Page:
Gravitational Waves

Gravitational waves caused by two
orbiting neutron stars
Credit: J Hurt/JPL-Caltech

Gravitational waves are tiny ripples in the fabric of space-time. They are caused by violent and energetic events across the Universe, and they travel at the speed of light. Albert Einstein predicted the existence of gravitational waves in 1916, in his general theory of relativity.

Einstein's work in mathematics showed that massive accelerating objects, such as neutron stars or black holes, would disturb space-time. In a similar way, stones thrown into a pond disturb the surface of the water.

Passing gravitational waves slightly squeeze and stretch objects by a tiny amount. The strongest gravitational waves originate from supernovas, merging neutron stars, and colliding black holes.

Animation of gravitational waves causing ripples in space-time
Ripples in space-time caused by two orbiting
neutron stars generating gravitational waves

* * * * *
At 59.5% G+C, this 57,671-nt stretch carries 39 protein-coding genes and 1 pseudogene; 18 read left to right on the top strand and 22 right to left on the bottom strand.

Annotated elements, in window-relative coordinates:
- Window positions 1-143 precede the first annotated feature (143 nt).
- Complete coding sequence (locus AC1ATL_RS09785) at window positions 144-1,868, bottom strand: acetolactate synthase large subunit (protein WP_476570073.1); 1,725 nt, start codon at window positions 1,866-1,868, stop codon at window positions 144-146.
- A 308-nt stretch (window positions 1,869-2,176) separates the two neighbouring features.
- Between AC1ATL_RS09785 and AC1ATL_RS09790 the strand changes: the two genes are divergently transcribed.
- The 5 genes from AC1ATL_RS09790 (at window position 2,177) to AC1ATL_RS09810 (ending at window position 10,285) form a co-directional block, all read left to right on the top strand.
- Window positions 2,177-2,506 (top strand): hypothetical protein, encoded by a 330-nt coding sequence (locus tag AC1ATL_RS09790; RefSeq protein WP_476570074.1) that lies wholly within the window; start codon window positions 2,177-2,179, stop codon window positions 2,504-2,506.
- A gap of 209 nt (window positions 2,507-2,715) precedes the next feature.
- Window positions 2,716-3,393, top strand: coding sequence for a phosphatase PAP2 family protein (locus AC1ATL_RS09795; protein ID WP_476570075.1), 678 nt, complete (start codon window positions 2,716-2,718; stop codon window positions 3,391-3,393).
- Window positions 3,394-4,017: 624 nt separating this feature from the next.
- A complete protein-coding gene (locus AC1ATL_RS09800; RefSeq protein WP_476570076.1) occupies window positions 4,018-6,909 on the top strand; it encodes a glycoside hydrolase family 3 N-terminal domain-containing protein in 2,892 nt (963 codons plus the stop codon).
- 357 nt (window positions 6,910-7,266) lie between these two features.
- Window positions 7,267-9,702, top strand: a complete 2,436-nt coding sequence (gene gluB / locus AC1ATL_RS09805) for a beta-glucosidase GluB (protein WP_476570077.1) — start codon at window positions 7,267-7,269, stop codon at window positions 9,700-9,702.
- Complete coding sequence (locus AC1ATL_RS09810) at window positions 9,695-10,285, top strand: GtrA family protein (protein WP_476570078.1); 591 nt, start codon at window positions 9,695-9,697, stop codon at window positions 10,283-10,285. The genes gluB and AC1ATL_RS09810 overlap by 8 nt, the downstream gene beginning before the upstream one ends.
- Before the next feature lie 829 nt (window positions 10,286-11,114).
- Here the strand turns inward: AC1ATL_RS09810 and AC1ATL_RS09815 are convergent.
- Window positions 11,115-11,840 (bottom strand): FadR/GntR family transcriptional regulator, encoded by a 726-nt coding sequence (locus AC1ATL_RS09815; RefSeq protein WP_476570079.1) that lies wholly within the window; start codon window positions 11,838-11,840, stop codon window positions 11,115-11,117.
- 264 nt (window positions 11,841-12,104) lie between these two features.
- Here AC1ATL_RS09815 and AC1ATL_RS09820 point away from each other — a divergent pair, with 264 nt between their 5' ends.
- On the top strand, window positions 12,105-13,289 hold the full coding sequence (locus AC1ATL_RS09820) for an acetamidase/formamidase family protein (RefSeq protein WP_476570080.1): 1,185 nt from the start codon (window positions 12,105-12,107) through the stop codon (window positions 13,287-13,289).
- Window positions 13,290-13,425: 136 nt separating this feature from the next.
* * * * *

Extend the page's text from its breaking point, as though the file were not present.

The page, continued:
Credit: NASA/LISA

Gravitational waves are observed by measuring tiny changes to the distance between two detectors, as the wave passes through. A laser beam shines from one detector to the other. As space-time is squeezed, the distance between the detectors decreases very slightly. As space-time is stretched, the distance increases very slightly.

On 14th September 2015, the LIGO and Virgo Collaborations announced the first detection of gravitational waves. They originated from a pair of merging black holes. Since this initial announcement, LIGO has confirmed two more gravitational wave detections. There are currently several new gravitational wave detectors under construction. LISA will be the first space-based gravitational wave detector.